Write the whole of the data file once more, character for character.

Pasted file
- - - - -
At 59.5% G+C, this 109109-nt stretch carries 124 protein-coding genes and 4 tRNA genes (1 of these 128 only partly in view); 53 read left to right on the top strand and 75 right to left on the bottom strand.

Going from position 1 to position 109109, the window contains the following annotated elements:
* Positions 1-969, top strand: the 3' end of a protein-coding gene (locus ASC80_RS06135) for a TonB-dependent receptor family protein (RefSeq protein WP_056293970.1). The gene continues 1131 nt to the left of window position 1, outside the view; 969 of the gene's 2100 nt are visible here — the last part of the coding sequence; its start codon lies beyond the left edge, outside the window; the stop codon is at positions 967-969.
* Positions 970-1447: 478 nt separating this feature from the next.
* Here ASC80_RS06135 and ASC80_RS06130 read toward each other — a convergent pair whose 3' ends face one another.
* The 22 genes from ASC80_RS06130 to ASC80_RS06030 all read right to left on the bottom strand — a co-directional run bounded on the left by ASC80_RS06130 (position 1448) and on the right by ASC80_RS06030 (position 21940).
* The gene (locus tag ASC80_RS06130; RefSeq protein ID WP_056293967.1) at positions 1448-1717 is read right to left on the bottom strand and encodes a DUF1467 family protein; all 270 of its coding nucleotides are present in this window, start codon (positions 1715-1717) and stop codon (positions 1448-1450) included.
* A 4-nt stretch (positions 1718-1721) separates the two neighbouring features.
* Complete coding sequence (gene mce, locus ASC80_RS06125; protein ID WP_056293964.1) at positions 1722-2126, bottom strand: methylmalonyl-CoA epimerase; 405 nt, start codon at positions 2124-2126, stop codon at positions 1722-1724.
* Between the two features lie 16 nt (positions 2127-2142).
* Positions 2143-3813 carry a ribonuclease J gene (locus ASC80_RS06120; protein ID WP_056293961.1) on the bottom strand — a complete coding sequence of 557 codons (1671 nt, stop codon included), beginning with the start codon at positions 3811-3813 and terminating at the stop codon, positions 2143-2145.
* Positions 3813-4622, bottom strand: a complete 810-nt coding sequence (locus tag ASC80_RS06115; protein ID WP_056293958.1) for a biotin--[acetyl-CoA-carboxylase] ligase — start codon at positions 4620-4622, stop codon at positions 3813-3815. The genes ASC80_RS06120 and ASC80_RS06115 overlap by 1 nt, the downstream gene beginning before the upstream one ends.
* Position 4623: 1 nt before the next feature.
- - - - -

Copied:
At 59.5% G+C, this 109109-nt stretch carries 124 protein-coding genes and 4 tRNA genes (1 of these 128 only partly in view); 53 read left to right on the top strand and 75 right to left on the bottom strand.

Going from position 1 to position 109109, the window contains the following annotated elements:
* Positions 1-969, top strand: the 3' end of a protein-coding gene (locus ASC80_RS06135) for a TonB-dependent receptor family protein (RefSeq protein WP_056293970.1). The gene continues 1131 nt to the left of window position 1, outside the view; 969 of the gene's 2100 nt are visible here — the last part of the coding sequence; its start codon lies beyond the left edge, outside the window; the stop codon is at positions 967-969.
* Positions 970-1447: 478 nt separating this feature from the next.
* Here ASC80_RS06135 and ASC80_RS06130 read toward each other — a convergent pair whose 3' ends face one another.
* The 22 genes from ASC80_RS06130 to ASC80_RS06030 all read right to left on the bottom strand — a co-directional run bounded on the left by ASC80_RS06130 (position 1448) and on the right by ASC80_RS06030 (position 21940).
* The gene (locus tag ASC80_RS06130; RefSeq protein ID WP_056293967.1) at positions 1448-1717 is read right to left on the bottom strand and encodes a DUF1467 family protein; all 270 of its coding nucleotides are present in this window, start codon (positions 1715-1717) and stop codon (positions 1448-1450) included.
* A 4-nt stretch (positions 1718-1721) separates the two neighbouring features.
* Complete coding sequence (gene mce, locus ASC80_RS06125; protein ID WP_056293964.1) at positions 1722-2126, bottom strand: methylmalonyl-CoA epimerase; 405 nt, start codon at positions 2124-2126, stop codon at positions 1722-1724.
* Between the two features lie 16 nt (positions 2127-2142).
* Positions 2143-3813 carry a ribonuclease J gene (locus ASC80_RS06120; protein ID WP_056293961.1) on the bottom strand — a complete coding sequence of 557 codons (1671 nt, stop codon included), beginning with the start codon at positions 3811-3813 and terminating at the stop codon, positions 2143-2145.
* Positions 3813-4622, bottom strand: a complete 810-nt coding sequence (locus tag ASC80_RS06115; protein ID WP_056293958.1) for a biotin--[acetyl-CoA-carboxylase] ligase — start codon at positions 4620-4622, stop codon at positions 3813-3815. The genes ASC80_RS06120 and ASC80_RS06115 overlap by 1 nt, the downstream gene beginning before the upstream one ends.
* Position 4623: 1 nt before the next feature.